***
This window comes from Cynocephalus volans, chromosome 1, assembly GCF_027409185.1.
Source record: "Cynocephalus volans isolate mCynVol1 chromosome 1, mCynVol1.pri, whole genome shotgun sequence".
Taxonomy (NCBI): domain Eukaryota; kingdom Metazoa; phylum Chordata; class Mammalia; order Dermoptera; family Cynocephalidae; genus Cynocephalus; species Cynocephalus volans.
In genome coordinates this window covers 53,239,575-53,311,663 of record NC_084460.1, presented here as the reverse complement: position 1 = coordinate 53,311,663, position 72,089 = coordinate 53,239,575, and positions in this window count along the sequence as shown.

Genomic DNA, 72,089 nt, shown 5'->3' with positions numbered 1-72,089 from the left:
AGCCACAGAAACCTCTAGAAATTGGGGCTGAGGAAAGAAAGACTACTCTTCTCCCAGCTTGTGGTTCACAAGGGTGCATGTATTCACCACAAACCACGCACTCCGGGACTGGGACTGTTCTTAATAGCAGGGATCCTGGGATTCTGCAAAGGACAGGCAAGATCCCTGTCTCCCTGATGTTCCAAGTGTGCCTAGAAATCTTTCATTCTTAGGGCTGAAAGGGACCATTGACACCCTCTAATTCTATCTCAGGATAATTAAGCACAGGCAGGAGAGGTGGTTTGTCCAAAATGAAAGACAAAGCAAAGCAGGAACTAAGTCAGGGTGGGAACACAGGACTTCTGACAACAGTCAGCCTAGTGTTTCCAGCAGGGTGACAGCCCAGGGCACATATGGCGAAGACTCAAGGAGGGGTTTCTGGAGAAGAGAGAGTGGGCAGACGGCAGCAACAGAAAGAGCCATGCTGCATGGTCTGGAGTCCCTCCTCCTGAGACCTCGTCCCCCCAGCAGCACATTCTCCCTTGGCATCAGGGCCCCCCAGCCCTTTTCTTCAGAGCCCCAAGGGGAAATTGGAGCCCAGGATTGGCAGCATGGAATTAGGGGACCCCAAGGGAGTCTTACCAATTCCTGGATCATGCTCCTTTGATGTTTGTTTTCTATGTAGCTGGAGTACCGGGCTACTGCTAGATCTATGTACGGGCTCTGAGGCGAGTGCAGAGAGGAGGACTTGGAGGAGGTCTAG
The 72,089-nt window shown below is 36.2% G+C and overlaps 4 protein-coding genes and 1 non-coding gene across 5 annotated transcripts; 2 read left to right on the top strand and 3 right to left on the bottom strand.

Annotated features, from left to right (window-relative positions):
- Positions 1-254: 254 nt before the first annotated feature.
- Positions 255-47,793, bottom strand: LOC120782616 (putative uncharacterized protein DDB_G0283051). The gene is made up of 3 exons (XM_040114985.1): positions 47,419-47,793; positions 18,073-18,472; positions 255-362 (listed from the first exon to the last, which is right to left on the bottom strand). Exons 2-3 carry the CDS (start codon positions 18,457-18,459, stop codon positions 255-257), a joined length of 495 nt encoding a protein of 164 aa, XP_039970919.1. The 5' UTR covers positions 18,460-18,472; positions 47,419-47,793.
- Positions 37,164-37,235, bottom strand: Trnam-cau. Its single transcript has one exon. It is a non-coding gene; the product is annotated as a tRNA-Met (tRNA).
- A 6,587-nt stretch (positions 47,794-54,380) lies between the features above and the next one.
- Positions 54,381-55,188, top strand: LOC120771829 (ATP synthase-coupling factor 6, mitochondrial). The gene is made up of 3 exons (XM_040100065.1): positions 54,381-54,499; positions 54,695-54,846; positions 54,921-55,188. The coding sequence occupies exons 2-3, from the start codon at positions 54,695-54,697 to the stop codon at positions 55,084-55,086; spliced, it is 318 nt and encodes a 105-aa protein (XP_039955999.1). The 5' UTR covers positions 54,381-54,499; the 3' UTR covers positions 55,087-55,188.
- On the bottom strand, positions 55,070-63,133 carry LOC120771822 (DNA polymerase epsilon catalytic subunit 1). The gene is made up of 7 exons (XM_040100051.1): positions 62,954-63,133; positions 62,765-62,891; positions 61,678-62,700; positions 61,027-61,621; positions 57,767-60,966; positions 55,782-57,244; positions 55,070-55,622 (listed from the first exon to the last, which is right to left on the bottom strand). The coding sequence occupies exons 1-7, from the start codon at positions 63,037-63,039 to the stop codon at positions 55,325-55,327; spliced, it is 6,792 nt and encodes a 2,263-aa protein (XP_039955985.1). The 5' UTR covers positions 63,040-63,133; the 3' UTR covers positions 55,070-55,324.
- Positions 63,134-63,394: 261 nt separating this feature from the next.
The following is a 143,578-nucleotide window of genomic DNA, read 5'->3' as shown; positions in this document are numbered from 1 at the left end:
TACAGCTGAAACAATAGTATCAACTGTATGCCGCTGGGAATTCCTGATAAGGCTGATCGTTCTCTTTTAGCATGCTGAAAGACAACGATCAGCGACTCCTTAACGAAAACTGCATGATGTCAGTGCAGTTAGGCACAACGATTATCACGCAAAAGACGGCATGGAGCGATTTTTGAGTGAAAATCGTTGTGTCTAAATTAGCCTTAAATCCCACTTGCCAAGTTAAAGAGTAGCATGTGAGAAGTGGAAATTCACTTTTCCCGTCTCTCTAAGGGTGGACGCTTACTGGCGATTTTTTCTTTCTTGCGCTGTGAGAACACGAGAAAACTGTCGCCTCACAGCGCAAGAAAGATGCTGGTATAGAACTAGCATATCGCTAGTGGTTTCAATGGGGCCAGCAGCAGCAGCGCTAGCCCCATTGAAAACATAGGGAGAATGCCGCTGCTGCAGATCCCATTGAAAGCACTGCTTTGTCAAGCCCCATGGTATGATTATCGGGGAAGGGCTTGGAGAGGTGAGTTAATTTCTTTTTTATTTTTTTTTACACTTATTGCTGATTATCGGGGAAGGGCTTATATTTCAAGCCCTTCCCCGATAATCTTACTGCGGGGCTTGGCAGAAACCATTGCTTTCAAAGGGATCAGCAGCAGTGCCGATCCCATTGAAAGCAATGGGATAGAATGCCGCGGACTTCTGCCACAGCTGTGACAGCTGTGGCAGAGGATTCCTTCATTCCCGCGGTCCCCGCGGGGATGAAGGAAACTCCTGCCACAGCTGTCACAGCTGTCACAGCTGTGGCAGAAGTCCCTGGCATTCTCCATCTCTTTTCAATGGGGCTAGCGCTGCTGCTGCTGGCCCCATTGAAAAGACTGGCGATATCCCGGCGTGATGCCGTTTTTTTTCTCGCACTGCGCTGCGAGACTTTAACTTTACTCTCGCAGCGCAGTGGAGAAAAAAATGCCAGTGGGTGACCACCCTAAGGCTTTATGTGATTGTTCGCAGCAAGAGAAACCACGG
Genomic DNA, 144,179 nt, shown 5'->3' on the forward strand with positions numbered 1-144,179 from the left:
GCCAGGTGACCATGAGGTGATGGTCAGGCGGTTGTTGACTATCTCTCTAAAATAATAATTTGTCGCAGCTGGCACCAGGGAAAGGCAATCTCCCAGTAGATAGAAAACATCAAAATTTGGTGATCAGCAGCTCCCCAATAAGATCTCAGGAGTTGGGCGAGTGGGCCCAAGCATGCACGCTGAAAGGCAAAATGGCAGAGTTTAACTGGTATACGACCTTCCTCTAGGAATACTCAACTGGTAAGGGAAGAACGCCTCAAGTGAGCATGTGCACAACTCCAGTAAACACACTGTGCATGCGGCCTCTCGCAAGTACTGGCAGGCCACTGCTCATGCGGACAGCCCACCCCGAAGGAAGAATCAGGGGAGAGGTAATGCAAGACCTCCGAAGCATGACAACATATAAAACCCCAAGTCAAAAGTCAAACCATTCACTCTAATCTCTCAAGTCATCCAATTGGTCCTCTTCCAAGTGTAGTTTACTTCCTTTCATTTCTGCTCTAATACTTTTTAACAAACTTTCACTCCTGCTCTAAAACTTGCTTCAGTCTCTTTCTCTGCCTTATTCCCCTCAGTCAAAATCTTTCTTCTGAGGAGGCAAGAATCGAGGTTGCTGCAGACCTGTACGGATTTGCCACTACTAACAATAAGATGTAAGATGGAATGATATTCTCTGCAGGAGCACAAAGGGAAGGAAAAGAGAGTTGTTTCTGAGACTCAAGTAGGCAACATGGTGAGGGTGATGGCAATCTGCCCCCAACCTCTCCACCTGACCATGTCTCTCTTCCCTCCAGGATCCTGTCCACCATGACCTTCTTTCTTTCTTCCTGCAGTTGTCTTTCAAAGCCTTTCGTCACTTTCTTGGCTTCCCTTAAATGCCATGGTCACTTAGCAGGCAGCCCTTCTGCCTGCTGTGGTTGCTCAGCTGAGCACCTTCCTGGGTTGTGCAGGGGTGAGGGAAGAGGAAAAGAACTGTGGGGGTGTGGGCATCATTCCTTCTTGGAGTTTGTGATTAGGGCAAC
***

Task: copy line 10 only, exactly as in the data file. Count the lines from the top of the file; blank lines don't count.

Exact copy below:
- Positions 255-47,793, bottom strand: LOC120782616 (putative uncharacterized protein DDB_G0283051). The gene is made up of 3 exons (XM_040114985.1): positions 47,419-47,793; positions 18,073-18,472; positions 255-362 (listed from the first exon to the last, which is right to left on the bottom strand). Exons 2-3 carry the CDS (start codon positions 18,457-18,459, stop codon positions 255-257), a joined length of 495 nt encoding a protein of 164 aa, XP_039970919.1. The 5' UTR covers positions 18,460-18,472; positions 47,419-47,793.